▶ Watch Video: Canadian figure skater launches diversity program to mentor Black youths

Spring isn’t the usual season to think about ice skating, but a retired competitive skater is making the sport hot. His videos have gone viral as he tries to make skating more inclusive and welcoming for all. 

With his untraditional moves, Canadian Elladj Baldé is shattering the traditional world of figure skating. 

“People love skating,” Baldé said. “It’s just, it hasn’t modernized itself. We’re not tapping into pop culture, but we can.”

His viral videos, which started during quarantine, are a departure from his experience as a young, Black skater. 

“I didn’t have anyone that looked like me, and so that led me to trying to fit a mold that didn’t feel super authentic to me,” Baldé said. He said he found himself trying to fit into a “White, European elitist environment.”

Racist criticisms tried to keep him in that mold. “Me being referred to as a monkey or I skate like a monkey,” Baldé said. “I wanted to grow my hair and have an afro, but they told me not to because it’s nappy, it’s not clean.”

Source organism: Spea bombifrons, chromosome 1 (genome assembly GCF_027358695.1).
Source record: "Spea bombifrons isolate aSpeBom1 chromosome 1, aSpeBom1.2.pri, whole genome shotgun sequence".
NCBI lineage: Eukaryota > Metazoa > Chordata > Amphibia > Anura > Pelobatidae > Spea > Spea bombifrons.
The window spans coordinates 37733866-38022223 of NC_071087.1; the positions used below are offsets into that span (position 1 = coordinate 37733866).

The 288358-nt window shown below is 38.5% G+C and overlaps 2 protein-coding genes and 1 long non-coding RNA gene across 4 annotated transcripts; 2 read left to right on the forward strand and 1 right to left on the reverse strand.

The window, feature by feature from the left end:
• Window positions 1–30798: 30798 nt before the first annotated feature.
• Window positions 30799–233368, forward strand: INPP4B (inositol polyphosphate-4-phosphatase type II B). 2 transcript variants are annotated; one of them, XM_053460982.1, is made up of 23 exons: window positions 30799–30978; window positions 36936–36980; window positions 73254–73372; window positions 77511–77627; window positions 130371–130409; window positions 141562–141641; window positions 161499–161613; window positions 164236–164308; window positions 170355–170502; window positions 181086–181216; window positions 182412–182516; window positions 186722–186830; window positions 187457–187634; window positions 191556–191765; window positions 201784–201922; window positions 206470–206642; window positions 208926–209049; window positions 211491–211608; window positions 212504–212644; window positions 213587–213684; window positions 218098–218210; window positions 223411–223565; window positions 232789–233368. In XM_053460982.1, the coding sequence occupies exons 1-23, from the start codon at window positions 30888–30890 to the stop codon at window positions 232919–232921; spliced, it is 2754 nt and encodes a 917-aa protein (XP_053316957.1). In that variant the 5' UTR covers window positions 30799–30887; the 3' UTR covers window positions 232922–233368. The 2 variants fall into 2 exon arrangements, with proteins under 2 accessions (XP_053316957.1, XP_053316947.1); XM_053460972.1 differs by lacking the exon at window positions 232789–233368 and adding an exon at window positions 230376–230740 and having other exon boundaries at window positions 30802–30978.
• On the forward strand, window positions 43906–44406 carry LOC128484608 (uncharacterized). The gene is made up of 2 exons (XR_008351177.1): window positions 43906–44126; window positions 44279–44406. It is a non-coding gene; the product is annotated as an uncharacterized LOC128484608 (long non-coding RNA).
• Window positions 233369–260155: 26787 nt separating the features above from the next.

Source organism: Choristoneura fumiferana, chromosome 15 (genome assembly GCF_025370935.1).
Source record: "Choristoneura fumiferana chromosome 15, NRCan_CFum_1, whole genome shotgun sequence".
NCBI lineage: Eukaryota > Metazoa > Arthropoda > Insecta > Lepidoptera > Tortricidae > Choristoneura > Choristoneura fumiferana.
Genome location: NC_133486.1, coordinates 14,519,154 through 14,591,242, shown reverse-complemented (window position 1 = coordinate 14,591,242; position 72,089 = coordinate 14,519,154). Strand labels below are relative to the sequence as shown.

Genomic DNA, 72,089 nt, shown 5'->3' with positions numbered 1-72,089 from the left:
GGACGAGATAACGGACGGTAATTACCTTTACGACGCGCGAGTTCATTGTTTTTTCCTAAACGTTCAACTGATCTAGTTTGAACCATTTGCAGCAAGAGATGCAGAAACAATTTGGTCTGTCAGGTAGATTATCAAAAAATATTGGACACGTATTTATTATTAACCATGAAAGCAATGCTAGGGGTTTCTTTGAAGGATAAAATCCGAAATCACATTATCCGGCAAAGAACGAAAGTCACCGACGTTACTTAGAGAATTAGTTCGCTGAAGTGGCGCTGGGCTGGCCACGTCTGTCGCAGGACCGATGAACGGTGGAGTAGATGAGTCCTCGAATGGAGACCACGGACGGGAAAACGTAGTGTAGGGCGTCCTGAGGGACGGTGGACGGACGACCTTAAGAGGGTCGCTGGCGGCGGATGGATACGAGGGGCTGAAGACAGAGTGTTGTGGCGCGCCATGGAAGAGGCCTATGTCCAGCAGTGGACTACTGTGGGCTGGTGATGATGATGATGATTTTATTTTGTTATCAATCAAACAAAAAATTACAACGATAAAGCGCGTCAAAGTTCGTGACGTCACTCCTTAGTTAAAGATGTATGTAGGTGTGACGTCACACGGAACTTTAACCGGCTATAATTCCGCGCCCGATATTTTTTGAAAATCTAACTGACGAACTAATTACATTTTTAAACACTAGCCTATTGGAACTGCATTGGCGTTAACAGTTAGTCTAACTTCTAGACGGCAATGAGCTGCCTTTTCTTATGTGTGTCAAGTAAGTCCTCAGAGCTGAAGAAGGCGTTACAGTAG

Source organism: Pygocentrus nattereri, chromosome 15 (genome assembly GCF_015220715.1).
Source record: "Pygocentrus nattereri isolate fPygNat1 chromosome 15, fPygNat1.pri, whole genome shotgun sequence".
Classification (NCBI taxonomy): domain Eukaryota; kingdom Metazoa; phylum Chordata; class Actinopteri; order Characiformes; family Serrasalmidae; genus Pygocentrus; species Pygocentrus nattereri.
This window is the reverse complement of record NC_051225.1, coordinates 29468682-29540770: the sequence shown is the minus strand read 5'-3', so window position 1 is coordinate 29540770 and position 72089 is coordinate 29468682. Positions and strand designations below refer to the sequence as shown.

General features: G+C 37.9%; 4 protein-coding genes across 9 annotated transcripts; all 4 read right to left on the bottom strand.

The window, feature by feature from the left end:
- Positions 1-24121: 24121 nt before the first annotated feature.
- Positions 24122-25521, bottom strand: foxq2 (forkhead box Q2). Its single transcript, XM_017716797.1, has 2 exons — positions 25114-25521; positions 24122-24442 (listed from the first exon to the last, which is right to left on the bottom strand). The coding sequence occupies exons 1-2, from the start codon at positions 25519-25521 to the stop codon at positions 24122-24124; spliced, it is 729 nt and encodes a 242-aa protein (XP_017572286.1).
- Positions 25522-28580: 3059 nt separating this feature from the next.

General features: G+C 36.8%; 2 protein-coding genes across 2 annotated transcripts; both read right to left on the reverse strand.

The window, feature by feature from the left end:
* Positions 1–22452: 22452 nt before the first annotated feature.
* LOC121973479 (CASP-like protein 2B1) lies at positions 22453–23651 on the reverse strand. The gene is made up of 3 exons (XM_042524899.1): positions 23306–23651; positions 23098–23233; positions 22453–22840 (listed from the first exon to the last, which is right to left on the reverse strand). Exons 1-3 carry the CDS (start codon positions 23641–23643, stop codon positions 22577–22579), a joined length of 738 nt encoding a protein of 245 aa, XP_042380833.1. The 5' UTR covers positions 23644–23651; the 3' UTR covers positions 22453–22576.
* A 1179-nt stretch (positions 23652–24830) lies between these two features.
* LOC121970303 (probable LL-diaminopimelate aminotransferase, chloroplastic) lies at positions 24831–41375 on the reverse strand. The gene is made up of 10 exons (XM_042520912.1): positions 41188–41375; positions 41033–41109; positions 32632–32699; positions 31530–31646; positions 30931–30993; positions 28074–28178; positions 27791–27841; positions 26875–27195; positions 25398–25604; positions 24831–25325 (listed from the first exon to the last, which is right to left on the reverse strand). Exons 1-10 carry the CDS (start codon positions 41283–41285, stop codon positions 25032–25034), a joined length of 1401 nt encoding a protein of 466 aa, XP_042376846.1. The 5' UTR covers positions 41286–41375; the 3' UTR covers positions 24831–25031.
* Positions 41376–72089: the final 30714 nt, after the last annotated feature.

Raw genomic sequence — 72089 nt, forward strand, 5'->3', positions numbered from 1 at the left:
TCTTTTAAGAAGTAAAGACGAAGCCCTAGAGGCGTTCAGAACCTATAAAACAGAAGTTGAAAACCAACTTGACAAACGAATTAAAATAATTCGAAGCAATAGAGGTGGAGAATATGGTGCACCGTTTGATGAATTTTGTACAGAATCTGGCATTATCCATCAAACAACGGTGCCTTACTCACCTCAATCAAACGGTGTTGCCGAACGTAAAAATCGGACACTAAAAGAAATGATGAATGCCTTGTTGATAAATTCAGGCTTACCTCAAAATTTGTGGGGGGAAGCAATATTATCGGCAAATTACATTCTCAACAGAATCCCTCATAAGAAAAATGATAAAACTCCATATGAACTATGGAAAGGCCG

But that changed when he saw skater Maxime-Billy Fortin break the mold. 

“He had a passion I’d never seen before, and I just remember that shift after that,” Baldé said. “I promised myself I was only going to skate to things that I wanted to skate to now.”

That spark fueled Baldé, who narrowly missed making the Olympics, to a higher goal — pushing for change and co-founding the Figure Skating Diversity & Inclusion Alliance with others like American skater Mariyah Gerber.

“So many skaters of color, you do feel isolated,” Gerber said. “The whole idea of the program is to have somebody who looks like you, who can be in your corner.”

They mentor younger skaters, like 19-year-old Gabriel Farand.

“Before skating with Elladj, I was more thinking about my technique side, and now, more the interpretation of the movements — the movement a little bit bigger or smaller,” Farand said, as he started to dance. He added, “That’s natural for us to do that. Yeah, and then feel it.”

Baldé’s passion is giving others permission to be themselves, and no medal can top that.